He took a bite and did the same, except he frowned at the burger and looked at it as he chewed.

“What is it, hun?”

He put it down.

“Hmm. It’s not as good as I remembered.”

 

We’ll Lead You Astray…

Photo taken by me in Kung Fu Necktie, Philadelphia.

“We’ll lead you astray,” she said.

He picked up his beer and turned to face her. “Oh really?”

She laughed a bit.

“Hi, I’m Rob.” He reached out his hand.

“Sally,” she said with a smile.

“So, go ahead. Lead and I’ll follow.”

She turned to her friend next to her and whispered something, and she whispered back. He started to lose his confidence. But she was the one who spoke first. She removed her cardigan and started rolling the plaid sleeves of her shirt. He noticed the tip of some cleavage peeking out of the tank she wore underneath. The band started playing which should have ended the conversation, but he persisted.

“So what do you do?”

“I’m a teacher!”

“Teacher by day, hipster by night?”

“I’m not a hipster,” she frowned.

He laughed. “I was kidding.”

He paused, making it awkward.

“Are you here to see Those Darlins, or one of the openers?”

“Darlins!” she yelled. She turned to her friend again.

“I love them, aren’t they great!”

“Yeah!” she yelled back. “Love them…saw them in Jersey a few weeks ago.”

“Nice!” he said with a smile.

The band was especially loud as she yelled something to him and he could not hear.

“Huh?”

She yelled it again and he still couldn’t hear her.

“Reading what?” he yelled to her.

She pointed at something over his shoulder, and he turned to see a lit up sign that said “We’ll Lead You Astray”.

Someone Else’s Birthday

“Morning Den. Guess what I got!” the receptionist asked him upon seeing him enter the office.

“Tell me!” he said with a small note of excitement in his voice.

“I bought my boyfriend’s birthday present! Tickets to the Flyers!”

“That’s nice.” He started to walk away.

“Hey, what’s up? Isn’t that exciting?”

He turned and gave her a look. “Sure, sure it is.” He attempted to leave again.

“Hey!” He stopped again. “What’s up?”

“Nothing, except you’re a jerk.”

Her jaw dropped and he walked out of the room.

One of the managers came in the front door and nodded to her as she passed reception. The manager suddenly stopped and turned to her.

“By the way, don’t forget, Den’s birthday is today and we’re doing the party at lunch.”

Based on a true story that happened to me today. I changed a few facts to keep people from harassing the guilty party 🙂

Come Here (A Short Film)

My short story Come Here made into a short film:

La Nuit Française

“I’ve never seen a balloon cause so much trouble!”

“I know, right?” she said to me.

We had just finished watching the 1956 French classic Le Balloon Rouge, or The Red Balloon.

“That kid got into so much trouble!” she said. I nodded. “How did you know there was so little dialogue?”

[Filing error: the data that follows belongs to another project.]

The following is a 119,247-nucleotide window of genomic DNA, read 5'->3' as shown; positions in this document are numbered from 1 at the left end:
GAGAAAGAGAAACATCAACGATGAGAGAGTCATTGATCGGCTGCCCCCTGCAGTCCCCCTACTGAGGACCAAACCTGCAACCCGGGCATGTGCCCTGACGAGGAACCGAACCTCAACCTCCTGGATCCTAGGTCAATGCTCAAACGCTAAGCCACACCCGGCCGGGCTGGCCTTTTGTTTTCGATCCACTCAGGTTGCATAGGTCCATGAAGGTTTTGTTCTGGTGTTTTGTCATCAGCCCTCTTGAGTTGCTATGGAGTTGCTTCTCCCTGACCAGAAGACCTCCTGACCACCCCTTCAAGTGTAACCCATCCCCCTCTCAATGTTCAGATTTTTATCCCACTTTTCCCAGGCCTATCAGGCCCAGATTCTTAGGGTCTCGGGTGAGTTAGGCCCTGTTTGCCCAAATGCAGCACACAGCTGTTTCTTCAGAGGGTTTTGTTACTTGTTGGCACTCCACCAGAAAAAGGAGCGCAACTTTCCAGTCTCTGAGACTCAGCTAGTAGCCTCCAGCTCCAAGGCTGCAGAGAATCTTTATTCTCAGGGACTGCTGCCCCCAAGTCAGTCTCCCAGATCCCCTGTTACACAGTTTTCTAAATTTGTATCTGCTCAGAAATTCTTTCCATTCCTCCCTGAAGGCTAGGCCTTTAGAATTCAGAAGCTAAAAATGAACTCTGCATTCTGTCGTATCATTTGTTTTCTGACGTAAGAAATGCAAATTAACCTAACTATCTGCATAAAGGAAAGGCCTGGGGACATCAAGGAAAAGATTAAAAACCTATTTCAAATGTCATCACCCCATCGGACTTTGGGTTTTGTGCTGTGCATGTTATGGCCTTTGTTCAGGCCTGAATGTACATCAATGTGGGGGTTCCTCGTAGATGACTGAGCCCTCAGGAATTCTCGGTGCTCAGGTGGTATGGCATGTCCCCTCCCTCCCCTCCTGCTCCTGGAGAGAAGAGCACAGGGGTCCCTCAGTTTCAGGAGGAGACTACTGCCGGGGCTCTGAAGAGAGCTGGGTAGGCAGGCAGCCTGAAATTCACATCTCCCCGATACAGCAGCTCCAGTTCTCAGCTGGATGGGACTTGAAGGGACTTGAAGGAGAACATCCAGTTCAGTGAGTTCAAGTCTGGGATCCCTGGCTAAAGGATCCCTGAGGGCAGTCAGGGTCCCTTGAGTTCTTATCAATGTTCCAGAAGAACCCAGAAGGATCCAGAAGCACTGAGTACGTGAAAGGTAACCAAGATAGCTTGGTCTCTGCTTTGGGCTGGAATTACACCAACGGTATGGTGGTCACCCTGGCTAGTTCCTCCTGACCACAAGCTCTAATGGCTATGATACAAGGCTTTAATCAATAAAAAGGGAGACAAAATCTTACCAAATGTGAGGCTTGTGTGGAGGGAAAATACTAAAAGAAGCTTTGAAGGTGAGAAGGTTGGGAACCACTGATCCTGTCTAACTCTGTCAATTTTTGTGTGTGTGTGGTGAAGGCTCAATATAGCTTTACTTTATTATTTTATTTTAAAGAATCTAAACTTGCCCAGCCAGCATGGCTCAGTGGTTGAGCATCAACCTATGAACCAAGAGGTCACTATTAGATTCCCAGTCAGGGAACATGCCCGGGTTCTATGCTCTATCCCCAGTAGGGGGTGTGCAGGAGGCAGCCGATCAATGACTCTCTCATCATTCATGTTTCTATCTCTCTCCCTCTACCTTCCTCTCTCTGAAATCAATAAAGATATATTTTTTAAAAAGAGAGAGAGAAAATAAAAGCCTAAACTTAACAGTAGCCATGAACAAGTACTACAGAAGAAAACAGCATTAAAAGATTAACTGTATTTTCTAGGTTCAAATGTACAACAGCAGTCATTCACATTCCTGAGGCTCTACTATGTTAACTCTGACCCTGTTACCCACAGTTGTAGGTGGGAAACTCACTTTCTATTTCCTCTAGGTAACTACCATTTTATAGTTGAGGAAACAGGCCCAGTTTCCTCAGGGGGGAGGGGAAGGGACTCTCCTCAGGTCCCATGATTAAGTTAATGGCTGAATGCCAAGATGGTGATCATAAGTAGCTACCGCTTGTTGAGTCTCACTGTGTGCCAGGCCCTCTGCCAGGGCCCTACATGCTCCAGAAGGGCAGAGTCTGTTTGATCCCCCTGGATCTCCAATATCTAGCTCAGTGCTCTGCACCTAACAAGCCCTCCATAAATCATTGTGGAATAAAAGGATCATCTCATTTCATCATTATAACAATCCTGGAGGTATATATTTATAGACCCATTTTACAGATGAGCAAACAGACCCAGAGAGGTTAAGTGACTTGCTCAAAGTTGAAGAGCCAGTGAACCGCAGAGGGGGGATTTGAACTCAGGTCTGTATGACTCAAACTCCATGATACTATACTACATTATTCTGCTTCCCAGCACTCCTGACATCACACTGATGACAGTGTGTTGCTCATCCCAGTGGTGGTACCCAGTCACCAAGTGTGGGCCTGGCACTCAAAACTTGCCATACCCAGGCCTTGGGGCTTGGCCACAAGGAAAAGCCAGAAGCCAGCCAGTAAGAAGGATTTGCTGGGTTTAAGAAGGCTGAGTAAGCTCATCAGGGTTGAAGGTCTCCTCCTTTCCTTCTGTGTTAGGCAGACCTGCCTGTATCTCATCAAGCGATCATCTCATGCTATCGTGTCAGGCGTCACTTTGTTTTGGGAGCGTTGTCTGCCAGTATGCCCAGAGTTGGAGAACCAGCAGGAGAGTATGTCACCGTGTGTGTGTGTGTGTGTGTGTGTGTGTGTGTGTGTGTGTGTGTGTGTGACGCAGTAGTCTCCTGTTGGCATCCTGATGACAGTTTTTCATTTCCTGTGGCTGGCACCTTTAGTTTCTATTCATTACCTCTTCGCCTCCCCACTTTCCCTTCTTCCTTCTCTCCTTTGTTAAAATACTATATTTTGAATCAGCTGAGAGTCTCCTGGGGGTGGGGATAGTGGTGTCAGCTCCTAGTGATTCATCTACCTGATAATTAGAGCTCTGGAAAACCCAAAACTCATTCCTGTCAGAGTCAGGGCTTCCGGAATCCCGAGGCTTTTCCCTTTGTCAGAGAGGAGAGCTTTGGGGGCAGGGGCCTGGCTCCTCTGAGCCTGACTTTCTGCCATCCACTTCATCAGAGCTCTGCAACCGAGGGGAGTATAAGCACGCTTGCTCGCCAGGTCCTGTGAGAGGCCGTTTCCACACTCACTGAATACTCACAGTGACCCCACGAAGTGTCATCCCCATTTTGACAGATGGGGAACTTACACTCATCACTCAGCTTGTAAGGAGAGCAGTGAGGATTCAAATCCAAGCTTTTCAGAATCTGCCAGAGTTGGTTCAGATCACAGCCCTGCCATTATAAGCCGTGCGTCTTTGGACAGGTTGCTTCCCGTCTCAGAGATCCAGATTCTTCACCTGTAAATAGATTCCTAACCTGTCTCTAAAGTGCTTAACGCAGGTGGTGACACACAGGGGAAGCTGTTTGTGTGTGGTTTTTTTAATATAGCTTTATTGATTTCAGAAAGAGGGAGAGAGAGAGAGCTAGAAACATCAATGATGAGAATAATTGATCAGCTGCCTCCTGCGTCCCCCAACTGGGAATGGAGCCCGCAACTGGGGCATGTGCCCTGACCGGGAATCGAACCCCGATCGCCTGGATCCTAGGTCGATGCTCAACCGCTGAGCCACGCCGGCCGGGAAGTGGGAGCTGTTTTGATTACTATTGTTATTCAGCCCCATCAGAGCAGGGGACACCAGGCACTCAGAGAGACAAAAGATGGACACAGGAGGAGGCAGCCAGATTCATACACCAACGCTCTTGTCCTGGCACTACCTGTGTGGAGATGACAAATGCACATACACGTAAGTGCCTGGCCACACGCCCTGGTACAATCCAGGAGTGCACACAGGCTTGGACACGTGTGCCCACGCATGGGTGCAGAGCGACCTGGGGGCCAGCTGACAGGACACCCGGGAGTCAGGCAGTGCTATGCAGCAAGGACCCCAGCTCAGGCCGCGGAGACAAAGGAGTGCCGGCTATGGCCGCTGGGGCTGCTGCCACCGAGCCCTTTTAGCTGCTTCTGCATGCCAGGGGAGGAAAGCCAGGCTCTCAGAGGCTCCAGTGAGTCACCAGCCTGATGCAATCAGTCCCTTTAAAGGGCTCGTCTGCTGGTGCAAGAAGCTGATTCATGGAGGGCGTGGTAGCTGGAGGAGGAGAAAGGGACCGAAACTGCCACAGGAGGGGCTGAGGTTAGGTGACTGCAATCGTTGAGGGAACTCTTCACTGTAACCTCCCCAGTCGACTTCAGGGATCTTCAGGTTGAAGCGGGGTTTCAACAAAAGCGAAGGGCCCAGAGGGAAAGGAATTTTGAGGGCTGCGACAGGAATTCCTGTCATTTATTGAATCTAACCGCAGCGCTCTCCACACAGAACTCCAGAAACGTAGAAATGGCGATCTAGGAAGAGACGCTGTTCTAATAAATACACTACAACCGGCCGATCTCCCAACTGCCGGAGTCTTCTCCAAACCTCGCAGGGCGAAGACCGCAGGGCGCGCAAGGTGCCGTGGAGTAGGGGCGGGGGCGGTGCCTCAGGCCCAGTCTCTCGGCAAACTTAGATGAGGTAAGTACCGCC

“Someone told me.” I had come up with the idea of creating our own soundtrack to it, side two of Françoise Hardy’s Maid in Paris, then side one of the Serge Gainsbourg and Jane Birkin record.

“It made it more fun, didn’t it?”

“Oui!”

“Dork.”

She fell back onto the couch and started staring at the ceiling. “I’m glad we didn’t sell them.”

“Even though we could use the money.”

“Money can’t replace the beauty of those records.”

Someone had just offered me a shit-ton of money for my collection of record française. Yeah right, like I would part with them.

“Yeah right, like I would part with them. I lugged half of them all the way across Montreal, and most of the others, I left clothing behind in Paris for those. They are definitely worth more than money to me.”

“Me too. They’re half the reason I liked you at first.”

“Very funny.”

“Fine, that’s a lie, but on the first date it is how you lured me back to your place. French records, a little wine, you sure know how to make a girl melt.”

“You’d be surprised how often that line works. I have a nice collection of French records at my place…”

“Nice.” She frowned. “Wait, you are kidding, right?”

“Of course. I’ve never shared these records with another woman.” She looked at me. “What?”

“Never?
I thought about it and decided to come clean. “Fine, fine, I have tried. None of them appreciated them.”

“Not as much as me, right?” she said, grabbing my arm and pulling me into her arms.

“Nope!” I said as I kissed her. We made out for a bit until the needle started scratching against nothing, then returned to its arm rest.

“Should I flip it?” she asked. “Or should we maybe watch the movie again with the real audio, just to see if the effect is different?”

I smiled and picked up the remote to start the movie again. The balloon once again floated down to the little boy and I laughed as he was once again told he could not bring it on the bus, thus being late for school again.

“I’ve never seen a balloon cause so much trouble.”

An Awkward Moment

“What the hell are you doing?”

This was awkward.  REALLY awkward.  But I guess I should have expected it.  He’s been kind of a weirdo since he moved into the building years ago.

A pair of tighty-whiteys were on his head.  He was holding a broom, but the way he was cradling it, I could tell he thought it was a gun.  I thought he didn’t like guns, so I asked him about it.

“What’s with the gun?”

“Whatta ya expect?  It’s the damned CIA, they teamed up with the gypsies, I have no choice.”

His eyes went wilder than usual, and I noticed that his long, dark hair wasn’t just messy, but cluttered with sticks and dirt.  Then I whiffed the odd smell of peanut butter.

“Why does it smell like peanut butter?” I asked, looking around the room.

“Oh, that would be me.  I ran out of shampoo.”

“So you used peanut butter?”

“Yeah,” he said matter-of-factly.

“Okay…”

He reached for the door as if to close it with me still standing in the doorway.  How rude.  Then I realized the one question I should have asked, but confusion distracted my normal brain patterns.

“What are you doing in my closet?”

“You’re my sworn enemy.  They’ll never think to look for me here.”

“I see.  Can you leave?”

“Can I have some macaroni and cheese?”

“How…how did you know what I was making for dinner?”

“I can smell it.”

“Oh.”

An awkward moment.

“Sure.  Pull up a chair, but leave the gun.  No weapons at the dinner table.”